Thursday, 23 March 2017

Links between Canine Behaviour & Mobility issues

Meet Wilf 

Sometimes behaviour and mobility are more related than imagined. 

Wilf is a handsome 7 year old Cockapoo who was referred to me with repeated limping and stiffness in his rear legs. The vet had said that he has possible arthritis of his spine and hips but does present with stress and anxiety. 

Talking to his Mum and Dad, they said that he has always been slightly anxious and would frequently bark if someone came too close to them. Despite his size, he is very protective to his humans. He also tends to be reluctant around larger dogs, preferring to stay away. 

Two years ago, he developed a pneumonia type infection from which he recovered but then he started to display the occasional limp with yelping every now and again when being lifted into the car. Sometimes, in the evenings, he also struggles to get up as though he is stiff. Clearly something going on. 

When I walked in, I was met with Wilf in full barking territorial mode. But I did as I do, and placed the massage mat down on the floor and sat by it. It took seconds for him to wander away from his Mum, sniff the mat and plonk himself by my legs. This was going to be a doddle. 

He drifted into doggy bliss until I touched his left hips when I received a definite look. He didn’t pull away, it was just that look you recognise after years of doing this of “OK….that is a little sore…..but not enough for me to walk away”. 

The session was mainly about empowering his Mum with a daily routine to help to alleviate his discomfort and hopefully enable him carry on enjoying himself without being anxious of other dogs possibly knocking him over which would cause him more pain. With Wilf, this was so easy – he loved the lot. Effleurage – mmmmmm, skin rolling – ahhhhhhh, kneading – bring it on. The works. 

As the pictures show, by the end of the session, Wilf was anything but anxious or stressed. 

A few days later, his owner wrote to me saying “Thank you Les for  a terrific session. Wilf had his first session with us last night and even turned over himself, so clearly loves it. Thanks again"

I think that is a result

Saturday, 11 March 2017

Videos of canine massage workshops

I've now created a YouTube playlist on my AchyPaw channel with clips from several of the classes and workshops I have delivered over the years, including this one.

The video clips can all be found here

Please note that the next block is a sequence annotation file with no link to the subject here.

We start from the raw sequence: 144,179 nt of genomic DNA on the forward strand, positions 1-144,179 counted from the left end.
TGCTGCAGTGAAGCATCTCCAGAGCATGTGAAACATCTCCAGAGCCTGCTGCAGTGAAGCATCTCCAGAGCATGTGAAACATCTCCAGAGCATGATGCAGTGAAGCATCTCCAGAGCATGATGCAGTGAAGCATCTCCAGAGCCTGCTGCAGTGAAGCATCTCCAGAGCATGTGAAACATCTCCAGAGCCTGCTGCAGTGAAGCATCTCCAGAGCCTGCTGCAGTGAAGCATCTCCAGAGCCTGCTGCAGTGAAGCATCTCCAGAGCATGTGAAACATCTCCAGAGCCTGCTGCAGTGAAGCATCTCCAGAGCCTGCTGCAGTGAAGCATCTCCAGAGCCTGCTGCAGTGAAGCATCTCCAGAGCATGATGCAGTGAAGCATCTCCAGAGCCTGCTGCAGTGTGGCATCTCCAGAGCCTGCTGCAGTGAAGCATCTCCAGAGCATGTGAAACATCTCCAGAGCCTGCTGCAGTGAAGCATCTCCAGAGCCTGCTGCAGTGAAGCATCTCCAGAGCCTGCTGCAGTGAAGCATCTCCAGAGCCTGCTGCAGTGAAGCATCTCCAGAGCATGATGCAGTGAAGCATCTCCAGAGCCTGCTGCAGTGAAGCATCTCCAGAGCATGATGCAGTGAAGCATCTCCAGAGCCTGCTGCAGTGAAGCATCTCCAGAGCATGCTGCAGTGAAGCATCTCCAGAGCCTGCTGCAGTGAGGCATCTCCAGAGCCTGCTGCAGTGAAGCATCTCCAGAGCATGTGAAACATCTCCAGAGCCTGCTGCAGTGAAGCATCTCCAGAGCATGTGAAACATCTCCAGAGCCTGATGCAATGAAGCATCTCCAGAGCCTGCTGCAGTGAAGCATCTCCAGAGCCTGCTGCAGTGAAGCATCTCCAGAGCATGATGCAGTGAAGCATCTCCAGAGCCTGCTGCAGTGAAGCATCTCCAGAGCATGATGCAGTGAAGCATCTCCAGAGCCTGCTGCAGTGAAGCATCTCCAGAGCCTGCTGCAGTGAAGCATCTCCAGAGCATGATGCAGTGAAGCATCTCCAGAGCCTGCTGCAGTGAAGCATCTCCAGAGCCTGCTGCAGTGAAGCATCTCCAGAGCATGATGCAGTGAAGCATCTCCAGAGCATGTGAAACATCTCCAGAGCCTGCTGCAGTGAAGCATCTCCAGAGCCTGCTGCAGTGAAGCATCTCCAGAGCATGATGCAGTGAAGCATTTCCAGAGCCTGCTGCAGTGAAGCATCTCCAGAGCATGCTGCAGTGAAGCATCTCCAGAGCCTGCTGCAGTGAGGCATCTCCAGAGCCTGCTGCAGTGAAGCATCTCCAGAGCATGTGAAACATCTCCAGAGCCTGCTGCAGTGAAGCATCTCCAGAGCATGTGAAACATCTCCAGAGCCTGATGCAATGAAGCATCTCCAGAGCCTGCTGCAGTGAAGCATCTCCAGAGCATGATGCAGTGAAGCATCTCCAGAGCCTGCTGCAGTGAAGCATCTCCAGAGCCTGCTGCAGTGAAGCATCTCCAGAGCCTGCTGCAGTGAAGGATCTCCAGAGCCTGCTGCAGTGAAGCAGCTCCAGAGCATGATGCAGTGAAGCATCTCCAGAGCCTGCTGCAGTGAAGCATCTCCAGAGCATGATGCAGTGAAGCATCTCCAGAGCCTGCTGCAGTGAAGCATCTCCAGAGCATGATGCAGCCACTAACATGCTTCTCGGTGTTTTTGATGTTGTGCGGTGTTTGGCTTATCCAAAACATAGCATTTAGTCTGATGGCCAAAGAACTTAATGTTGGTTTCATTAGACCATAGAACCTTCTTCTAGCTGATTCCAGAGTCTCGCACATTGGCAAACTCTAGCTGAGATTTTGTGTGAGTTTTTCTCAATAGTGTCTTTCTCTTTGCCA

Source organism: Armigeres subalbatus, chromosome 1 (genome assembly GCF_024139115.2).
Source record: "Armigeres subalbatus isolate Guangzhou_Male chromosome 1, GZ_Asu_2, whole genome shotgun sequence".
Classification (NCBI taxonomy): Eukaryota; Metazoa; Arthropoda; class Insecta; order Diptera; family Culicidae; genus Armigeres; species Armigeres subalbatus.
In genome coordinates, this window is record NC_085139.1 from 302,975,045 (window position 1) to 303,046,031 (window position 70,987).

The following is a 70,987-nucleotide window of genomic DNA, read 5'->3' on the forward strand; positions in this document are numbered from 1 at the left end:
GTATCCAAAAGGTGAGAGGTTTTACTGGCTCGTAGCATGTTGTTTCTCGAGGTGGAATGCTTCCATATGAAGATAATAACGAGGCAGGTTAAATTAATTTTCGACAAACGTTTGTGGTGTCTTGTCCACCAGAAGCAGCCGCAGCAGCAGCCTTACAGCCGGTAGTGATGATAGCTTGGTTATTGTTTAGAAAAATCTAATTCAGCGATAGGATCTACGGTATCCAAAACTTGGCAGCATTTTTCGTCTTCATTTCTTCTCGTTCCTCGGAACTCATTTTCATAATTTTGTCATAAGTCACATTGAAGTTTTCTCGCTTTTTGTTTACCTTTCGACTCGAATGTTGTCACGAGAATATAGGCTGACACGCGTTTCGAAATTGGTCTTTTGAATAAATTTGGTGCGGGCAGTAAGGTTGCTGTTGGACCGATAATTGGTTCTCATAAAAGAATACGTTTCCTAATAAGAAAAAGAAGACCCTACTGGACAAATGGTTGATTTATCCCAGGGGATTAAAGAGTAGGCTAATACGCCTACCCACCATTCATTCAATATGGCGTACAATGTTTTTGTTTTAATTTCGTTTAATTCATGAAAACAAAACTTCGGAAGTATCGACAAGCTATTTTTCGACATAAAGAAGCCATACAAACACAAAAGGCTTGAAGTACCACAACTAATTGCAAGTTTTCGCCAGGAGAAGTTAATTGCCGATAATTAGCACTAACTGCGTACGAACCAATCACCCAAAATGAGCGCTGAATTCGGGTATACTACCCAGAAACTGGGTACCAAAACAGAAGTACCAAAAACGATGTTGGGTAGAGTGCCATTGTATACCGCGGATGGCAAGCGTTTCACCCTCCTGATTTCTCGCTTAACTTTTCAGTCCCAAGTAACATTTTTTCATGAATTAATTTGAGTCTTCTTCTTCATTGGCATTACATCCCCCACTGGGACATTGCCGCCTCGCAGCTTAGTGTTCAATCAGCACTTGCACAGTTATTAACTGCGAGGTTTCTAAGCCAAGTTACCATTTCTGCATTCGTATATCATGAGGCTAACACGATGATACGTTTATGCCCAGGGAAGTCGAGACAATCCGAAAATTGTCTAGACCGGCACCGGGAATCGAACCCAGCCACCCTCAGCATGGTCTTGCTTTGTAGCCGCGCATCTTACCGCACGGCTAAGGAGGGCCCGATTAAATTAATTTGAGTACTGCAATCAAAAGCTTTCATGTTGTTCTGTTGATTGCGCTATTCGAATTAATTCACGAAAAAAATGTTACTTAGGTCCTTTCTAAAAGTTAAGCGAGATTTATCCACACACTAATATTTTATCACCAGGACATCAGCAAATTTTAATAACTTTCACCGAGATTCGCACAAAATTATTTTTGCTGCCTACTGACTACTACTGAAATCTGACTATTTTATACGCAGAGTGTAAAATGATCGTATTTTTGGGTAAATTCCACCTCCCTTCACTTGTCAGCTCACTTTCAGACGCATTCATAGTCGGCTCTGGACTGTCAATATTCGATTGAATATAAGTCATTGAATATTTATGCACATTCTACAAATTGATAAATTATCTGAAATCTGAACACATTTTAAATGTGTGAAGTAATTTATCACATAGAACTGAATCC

Meet Kizzy – or "when the world takes a full circle"

Alison heard of me from a local dog groomer and asked me over to try and help her dog Kizzy who has been displaying issues with her right leg for the past six months after a suspected fall.

When I walked up to her door, Kizzy’s Mum came out and said “I know you”. Indeed she did. This was Alison, the person who taught me all about human massage way back in 1996/97 at City College Brighton. Here was someone who gave me my qualifications TWENTY years ago and now here I was helping her with massage therapy. Spooky. How the world turns.

After a quick “Goodness…what have you been up to?” and twenty year catch up, I was introduced to the adorable frisky Kizzy - a 4 year old Parson Jack Russell/Springer Spaniel cross (yes….THAT frisky).  She immediately showed me how much she loves to bounce and play and lick while hiding her right rear leg.

She has become quite clever at hiding the point of issue while just getting on with being Kizzy. But that is what dogs do. Alison is a trained professional human physical therapist but was looking at Kizzy as a parent/guardian rather than through her trained therapist eyes. Once she could see how Kizzy was compensating with her gait and how she felt, she knew how to help.

Kizzy had been diagnosed as suffering from a probable luxating patella on her right rear leg, but of low grade currently. Alison was advised to look for physiotherapy as first treatment, keeping any surgical intervention as a later option.

Despite Kizzy having a therapist as a Mum, she took a while to accept massage. However, after 30 minutes or so, I asked Alison to feel where I was working and Kizzy looked round to her as though to say “Erm, no Mum…..Dr Les can do it thank you”. Oh, how the world turns! But soon Mum will be as good as me.

Between Kizzy and I, we identified several places on her body where she needs and wants massage which Mum now has to do, plus some simple gentle weight-bearing and stretching exercises to build up the muscles and mobility of her rear right leg. Hopefully, we can help her regain her confidence in using that leg and start walking comfortably again. 

Sunday, 5 March 2017

Relax HAOK9 Massage Diploma Level 2 : March 2017

A further 6 professionals from the Healing Animals Organisation qualified for the Level Two Diploma after learning another 10 massage techniques, passive movements and stretches, exploring a variety of conditions they may encounter with dogs, conditioning and wellness in dogs including a warm-up and cool-down routine plus a unique lymphatic drainage routine. They then practiced a number of active exercises. 

Classes run by AchyPaw are far more fun than traditional workshops where PowerPoint is overused as can be seen in these pictures where even the dogs get involved. Before the professionals attempt any move on a dog, they try it out on themselves first to gain a first hand experience of what it feels like 

We even have a singalong to one of the new myofascial release moves - The Locomotion